The apple of my eye

By Tamsin Westhorpe

Thud! I adore the sound of a ripe apple landing on the ground.

It reminds me of my childhood when October half term was spent picking cider apples in our two orchards on the farm. Day after day the whole family would be filling buckets and at the end of the week my grandfather would light ‘one’ firework in the orchard to celebrate Hallowe’en and the completion of the apple harvest. We would then head inside for an apple bobbing competition and a toffee apple. Happy memories all created by the easiest of fruits to grow.

There is more than one season of interest for an apple tree – spring blossom is a highlight.

For me, an apple tree is the beating heart of a garden. Nothing can possibly be more rewarding than baking a pie from home-grown apples or taking an apple to work that has been picked from your own tree. It’s not all about fruit however, as in spring the wonderful blossom is simply breathtaking and pollinating insects enjoy the flowers as much as we do.

Bramley’s Seedling is a reliable cooking apple and Laxton’s Epicure is a great eating apple.

As it’s tree planting time I am hoping that this blog post will remind you of the great value an apple tree can bring to your garden and your life. You won’t find an easier fruit to grow and however small your plot there is a way of accommodating an apple tree. Those grown on dwarfing rootstocks or trained as cordons will happily thrive in large containers if placed in a sheltered, sunny spot.

Dwarf apple trees allow you to pick and prune without the use of a ladder.

With pages and pages of apples listed in the RHS Plant Finder where do you start if you want to plant such a life-enhancing tree in your garden? One answer to this is to eat apples and lots of them in the hope you will bite into a fruit that you want to grow. The other solution is to write a list of what you want the tree to bring to your life and take this to a specialist nursery. Finding the right apple tree is like finding the right partner – I like to think of a tree nursery as a kind of dating agency!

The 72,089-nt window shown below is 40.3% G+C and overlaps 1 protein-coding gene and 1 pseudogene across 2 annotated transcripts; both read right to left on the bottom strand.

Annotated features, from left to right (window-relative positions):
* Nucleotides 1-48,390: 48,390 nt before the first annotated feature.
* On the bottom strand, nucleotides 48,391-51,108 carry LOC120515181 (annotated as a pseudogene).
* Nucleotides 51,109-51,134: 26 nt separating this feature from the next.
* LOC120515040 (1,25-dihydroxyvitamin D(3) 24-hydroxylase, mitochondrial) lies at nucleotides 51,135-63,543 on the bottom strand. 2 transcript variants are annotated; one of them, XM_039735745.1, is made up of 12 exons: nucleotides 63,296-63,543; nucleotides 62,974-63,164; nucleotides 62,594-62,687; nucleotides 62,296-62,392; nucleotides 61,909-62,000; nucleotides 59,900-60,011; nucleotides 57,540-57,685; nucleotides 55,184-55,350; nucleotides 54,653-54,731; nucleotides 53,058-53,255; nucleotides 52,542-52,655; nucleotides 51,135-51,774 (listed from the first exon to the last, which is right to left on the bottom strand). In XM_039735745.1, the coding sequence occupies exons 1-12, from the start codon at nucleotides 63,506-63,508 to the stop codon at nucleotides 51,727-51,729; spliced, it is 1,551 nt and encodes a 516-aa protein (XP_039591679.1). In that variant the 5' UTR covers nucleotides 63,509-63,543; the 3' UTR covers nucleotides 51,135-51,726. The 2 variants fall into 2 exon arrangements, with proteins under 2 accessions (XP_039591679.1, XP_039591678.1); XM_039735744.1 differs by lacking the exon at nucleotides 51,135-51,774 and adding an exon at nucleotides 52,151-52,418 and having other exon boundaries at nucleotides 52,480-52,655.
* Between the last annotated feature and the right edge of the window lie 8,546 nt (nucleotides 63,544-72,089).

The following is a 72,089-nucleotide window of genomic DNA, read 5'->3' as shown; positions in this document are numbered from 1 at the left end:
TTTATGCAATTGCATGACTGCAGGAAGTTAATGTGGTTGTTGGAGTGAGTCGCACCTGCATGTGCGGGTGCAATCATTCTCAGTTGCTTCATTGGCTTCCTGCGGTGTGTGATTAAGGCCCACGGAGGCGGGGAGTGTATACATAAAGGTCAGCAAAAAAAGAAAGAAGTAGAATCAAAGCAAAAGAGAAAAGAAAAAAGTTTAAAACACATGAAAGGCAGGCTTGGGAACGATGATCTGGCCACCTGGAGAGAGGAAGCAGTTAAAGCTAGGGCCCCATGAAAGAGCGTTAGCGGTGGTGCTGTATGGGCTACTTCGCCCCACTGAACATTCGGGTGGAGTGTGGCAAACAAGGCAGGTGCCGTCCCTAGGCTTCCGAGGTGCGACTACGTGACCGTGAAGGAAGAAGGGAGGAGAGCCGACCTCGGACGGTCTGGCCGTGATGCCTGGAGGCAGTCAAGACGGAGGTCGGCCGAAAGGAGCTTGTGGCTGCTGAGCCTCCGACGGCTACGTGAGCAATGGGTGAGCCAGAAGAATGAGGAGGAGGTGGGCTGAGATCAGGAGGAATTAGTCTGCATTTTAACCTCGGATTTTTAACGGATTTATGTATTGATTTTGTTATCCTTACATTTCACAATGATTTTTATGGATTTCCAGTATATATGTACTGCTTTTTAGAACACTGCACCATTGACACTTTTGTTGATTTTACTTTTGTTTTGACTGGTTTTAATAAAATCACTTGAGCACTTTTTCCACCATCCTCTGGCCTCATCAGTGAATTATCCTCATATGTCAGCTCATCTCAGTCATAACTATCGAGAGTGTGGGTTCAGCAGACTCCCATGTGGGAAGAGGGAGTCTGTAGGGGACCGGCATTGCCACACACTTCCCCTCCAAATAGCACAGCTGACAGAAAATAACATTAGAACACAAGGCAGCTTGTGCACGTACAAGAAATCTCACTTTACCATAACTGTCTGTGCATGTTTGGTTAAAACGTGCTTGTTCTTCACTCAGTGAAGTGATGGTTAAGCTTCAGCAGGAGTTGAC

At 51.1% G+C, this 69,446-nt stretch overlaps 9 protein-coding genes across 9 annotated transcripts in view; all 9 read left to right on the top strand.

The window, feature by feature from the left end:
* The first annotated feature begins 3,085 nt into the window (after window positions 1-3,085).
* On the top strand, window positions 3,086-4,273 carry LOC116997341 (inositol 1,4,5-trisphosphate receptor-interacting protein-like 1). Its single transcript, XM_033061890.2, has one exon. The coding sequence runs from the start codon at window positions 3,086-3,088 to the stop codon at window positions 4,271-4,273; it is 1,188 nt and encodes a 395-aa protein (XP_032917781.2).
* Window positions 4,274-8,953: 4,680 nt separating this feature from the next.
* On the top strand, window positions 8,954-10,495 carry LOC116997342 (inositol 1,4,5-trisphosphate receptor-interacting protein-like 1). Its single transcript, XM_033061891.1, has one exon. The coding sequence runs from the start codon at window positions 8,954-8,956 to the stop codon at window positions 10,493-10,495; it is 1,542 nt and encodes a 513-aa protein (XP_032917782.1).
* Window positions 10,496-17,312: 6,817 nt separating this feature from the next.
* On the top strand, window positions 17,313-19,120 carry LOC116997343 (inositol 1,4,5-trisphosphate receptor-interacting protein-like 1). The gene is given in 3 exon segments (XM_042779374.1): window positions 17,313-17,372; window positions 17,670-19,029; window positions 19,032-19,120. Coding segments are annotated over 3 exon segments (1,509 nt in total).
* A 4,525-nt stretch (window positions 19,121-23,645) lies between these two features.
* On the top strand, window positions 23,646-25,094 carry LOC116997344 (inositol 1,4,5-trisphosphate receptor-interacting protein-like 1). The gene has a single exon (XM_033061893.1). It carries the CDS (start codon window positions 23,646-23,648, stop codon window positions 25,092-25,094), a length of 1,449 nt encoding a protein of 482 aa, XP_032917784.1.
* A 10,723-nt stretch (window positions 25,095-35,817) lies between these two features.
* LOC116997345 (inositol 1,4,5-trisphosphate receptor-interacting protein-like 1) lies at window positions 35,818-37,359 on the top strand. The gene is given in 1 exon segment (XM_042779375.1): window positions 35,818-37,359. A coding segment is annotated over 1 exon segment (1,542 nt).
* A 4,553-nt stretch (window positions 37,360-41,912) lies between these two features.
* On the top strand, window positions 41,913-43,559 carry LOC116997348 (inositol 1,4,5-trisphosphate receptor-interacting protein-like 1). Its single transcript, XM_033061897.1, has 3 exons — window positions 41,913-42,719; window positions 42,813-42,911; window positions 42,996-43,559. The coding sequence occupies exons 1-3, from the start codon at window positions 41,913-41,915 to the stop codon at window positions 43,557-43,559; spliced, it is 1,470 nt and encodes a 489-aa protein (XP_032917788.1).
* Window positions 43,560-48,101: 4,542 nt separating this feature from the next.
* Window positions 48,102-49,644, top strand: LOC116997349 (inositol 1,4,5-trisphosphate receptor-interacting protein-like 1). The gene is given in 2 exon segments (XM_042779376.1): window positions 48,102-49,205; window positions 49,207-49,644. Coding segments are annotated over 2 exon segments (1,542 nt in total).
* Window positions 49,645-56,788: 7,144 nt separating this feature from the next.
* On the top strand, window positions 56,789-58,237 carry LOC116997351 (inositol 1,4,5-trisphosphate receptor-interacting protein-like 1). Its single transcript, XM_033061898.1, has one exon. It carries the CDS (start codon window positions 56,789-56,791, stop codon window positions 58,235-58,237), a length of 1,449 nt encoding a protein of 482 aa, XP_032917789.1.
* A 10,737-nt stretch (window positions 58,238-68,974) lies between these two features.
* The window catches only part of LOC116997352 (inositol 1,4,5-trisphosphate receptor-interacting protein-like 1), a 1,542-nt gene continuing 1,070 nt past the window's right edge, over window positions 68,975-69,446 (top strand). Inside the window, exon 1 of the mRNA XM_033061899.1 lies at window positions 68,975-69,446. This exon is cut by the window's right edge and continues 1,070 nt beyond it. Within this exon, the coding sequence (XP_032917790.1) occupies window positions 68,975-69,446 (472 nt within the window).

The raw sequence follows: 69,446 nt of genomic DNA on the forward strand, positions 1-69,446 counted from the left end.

When it comes to taste are you looking for a large crop of cooking apples? Do you want a sweet dessert apple for the children’s lunchbox or are you keen to make crab apple jelly? The next consideration is the size of your garden. If you only have room for one tree, then a self-fertile tree is the most sensible option but if you have room for two or more then make sure they are compatible pollinating partners. Timing is also key – are you wanting early apples in mid-summer or would you prefer your harvest in later winter? Do you have the space to store fruit? Some varieties store better than others. Or, are you intending to grow cooking apples and make large batches of chutney all in one go?

Cider apples tend to be small and ripen in mid-October.

You may perhaps prefer to discount traditional apples in favour of more disease resistant varieties or you might be eager to grow apples with a link to your county. Lastly, you need to decide how you would like to train your tree. Apples can be trained as cordons, standards, espalier or stepovers and they can also be grown on different rootstocks which determine the height of the tree.

Laxton Epicure is a crisp and juicy old-fashioned eating apple. My favourite.

Don’t let all of these decisions put you off committing to an apple tree. Be one smart apple and head to a specialist nursery and the experts will guide you and help you to find a tree that will bring joy, taste and happy memories to your life.

Tamsin Westhorpe

With over 25 years’ experience in the horticultural industry, Tamsin has plenty of practical, hands on advice to share. Her career has seen her edit The English Garden magazine for six years, write scripts for TV gardening, lecture at Kingston Maurward College in Dorset and care for parks and gardens. She is now a freelance writer and curator and gardener of Stockton Bury Gardens, Herefordshire (listed by The Times in the top 20 gardens to visit July 2017). Tamsin is also an RHS Chelsea Flower Show Judge, co-Chair of The Garden Media Guild and a prolific speaker at many high profile events. She has recently written her first book ‘Diary of a Modern Country Gardener’ published by Orphans Publishing and is the voice of the popular Candide Gardening podcast ‘Fresh from the pod’.

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